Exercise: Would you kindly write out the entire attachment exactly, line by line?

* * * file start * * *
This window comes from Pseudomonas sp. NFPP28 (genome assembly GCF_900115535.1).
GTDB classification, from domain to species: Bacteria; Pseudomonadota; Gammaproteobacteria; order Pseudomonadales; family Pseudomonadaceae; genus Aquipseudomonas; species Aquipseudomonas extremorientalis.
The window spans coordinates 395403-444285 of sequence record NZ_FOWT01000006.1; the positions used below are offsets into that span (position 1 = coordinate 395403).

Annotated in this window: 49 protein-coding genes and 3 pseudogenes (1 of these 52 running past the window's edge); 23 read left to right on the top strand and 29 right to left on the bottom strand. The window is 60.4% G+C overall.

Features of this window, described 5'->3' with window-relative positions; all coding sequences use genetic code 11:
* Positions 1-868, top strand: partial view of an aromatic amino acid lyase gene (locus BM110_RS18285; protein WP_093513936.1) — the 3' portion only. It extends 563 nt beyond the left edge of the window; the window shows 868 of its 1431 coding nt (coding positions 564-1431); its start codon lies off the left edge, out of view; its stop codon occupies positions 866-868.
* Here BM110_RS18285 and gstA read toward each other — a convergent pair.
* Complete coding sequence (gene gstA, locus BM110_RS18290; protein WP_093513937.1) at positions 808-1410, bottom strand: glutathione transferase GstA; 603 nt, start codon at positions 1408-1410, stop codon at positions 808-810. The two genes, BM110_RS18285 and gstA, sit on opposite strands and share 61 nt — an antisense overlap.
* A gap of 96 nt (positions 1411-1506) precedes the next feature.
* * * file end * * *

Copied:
This window comes from Pseudomonas sp. NFPP28 (genome assembly GCF_900115535.1).
GTDB classification, from domain to species: Bacteria; Pseudomonadota; Gammaproteobacteria; order Pseudomonadales; family Pseudomonadaceae; genus Aquipseudomonas; species Aquipseudomonas extremorientalis.
The window spans coordinates 395403-444285 of sequence record NZ_FOWT01000006.1; the positions used below are offsets into that span (position 1 = coordinate 395403).

Annotated in this window: 49 protein-coding genes and 3 pseudogenes (1 of these 52 running past the window's edge); 23 read left to right on the top strand and 29 right to left on the bottom strand. The window is 60.4% G+C overall.

Features of this window, described 5'->3' with window-relative positions; all coding sequences use genetic code 11:
* Positions 1-868, top strand: partial view of an aromatic amino acid lyase gene (locus BM110_RS18285; protein WP_093513936.1) — the 3' portion only. It extends 563 nt beyond the left edge of the window; the window shows 868 of its 1431 coding nt (coding positions 564-1431); its start codon lies off the left edge, out of view; its stop codon occupies positions 866-868.
* Here BM110_RS18285 and gstA read toward each other — a convergent pair.
* Complete coding sequence (gene gstA, locus BM110_RS18290; protein WP_093513937.1) at positions 808-1410, bottom strand: glutathione transferase GstA; 603 nt, start codon at positions 1408-1410, stop codon at positions 808-810. The two genes, BM110_RS18285 and gstA, sit on opposite strands and share 61 nt — an antisense overlap.
* A gap of 96 nt (positions 1411-1506) precedes the next feature.